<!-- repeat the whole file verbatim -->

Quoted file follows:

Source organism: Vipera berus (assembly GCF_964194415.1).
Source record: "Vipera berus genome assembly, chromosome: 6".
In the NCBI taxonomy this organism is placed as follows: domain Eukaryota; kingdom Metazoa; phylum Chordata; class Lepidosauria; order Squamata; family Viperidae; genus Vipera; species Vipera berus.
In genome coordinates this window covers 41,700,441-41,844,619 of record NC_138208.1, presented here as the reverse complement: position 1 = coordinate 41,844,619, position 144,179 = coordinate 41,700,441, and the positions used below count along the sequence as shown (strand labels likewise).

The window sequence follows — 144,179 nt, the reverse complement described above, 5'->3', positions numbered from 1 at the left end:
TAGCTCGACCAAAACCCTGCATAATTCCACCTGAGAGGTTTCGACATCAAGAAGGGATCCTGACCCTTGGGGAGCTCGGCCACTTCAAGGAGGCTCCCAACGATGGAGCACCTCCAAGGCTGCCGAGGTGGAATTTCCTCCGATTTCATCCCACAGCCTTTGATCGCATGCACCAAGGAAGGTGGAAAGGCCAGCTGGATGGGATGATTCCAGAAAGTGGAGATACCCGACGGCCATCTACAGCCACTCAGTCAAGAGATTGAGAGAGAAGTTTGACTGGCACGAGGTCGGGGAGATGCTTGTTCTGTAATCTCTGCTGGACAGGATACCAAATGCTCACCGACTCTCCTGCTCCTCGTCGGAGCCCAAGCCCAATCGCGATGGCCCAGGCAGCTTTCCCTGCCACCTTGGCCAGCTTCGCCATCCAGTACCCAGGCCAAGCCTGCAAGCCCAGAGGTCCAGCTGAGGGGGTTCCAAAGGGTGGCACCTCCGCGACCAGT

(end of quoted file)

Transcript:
Source organism: Vipera berus (assembly GCF_964194415.1).
Source record: "Vipera berus genome assembly, chromosome: 6".
In the NCBI taxonomy this organism is placed as follows: domain Eukaryota; kingdom Metazoa; phylum Chordata; class Lepidosauria; order Squamata; family Viperidae; genus Vipera; species Vipera berus.
In genome coordinates this window covers 41,700,441-41,844,619 of record NC_138208.1, presented here as the reverse complement: position 1 = coordinate 41,844,619, position 144,179 = coordinate 41,700,441, and the positions used below count along the sequence as shown (strand labels likewise).

The window sequence follows — 144,179 nt, the reverse complement described above, 5'->3', positions numbered from 1 at the left end:
TAGCTCGACCAAAACCCTGCATAATTCCACCTGAGAGGTTTCGACATCAAGAAGGGATCCTGACCCTTGGGGAGCTCGGCCACTTCAAGGAGGCTCCCAACGATGGAGCACCTCCAAGGCTGCCGAGGTGGAATTTCCTCCGATTTCATCCCACAGCCTTTGATCGCATGCACCAAGGAAGGTGGAAAGGCCAGCTGGATGGGATGATTCCAGAAAGTGGAGATACCCGACGGCCATCTACAGCCACTCAGTCAAGAGATTGAGAGAGAAGTTTGACTGGCACGAGGTCGGGGAGATGCTTGTTCTGTAATCTCTGCTGGACAGGATACCAAATGCTCACCGACTCTCCTGCTCCTCGTCGGAGCCCAAGCCCAATCGCGATGGCCCAGGCAGCTTTCCCTGCCACCTTGGCCAGCTTCGCCATCCAGTACCCAGGCCAAGCCTGCAAGCCCAGAGGTCCAGCTGAGGGGGTTCCAAAGGGTGGCACCTCCGCGACCAGT